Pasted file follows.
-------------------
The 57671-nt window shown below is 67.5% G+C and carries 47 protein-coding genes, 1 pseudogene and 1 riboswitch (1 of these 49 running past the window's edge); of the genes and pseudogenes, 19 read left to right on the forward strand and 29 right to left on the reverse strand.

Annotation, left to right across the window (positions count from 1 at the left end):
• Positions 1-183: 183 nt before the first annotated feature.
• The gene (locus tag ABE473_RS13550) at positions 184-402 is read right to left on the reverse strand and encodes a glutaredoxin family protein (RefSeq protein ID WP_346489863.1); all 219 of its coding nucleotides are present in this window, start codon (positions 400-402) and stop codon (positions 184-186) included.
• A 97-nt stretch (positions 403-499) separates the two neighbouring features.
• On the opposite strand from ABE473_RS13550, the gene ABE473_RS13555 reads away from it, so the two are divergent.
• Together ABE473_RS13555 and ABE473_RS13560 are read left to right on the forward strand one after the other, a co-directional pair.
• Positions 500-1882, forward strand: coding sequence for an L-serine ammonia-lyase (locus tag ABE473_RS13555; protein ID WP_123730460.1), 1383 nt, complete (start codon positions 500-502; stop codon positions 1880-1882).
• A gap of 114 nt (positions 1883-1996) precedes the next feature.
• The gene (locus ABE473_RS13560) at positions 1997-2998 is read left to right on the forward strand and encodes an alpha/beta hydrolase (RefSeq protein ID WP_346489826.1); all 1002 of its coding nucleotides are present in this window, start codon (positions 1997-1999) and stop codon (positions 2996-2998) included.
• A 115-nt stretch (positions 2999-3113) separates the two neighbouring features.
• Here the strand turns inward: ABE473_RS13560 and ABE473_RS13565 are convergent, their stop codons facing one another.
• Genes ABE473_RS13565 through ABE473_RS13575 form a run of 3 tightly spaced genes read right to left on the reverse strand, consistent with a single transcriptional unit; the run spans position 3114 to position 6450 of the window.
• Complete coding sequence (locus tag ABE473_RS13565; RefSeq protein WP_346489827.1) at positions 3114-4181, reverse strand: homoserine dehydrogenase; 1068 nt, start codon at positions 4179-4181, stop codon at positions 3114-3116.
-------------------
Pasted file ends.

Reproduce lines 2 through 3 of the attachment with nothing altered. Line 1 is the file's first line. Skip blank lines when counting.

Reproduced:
Annotation, left to right across the window (positions count from 1 at the left end):
• Positions 1-183: 183 nt before the first annotated feature.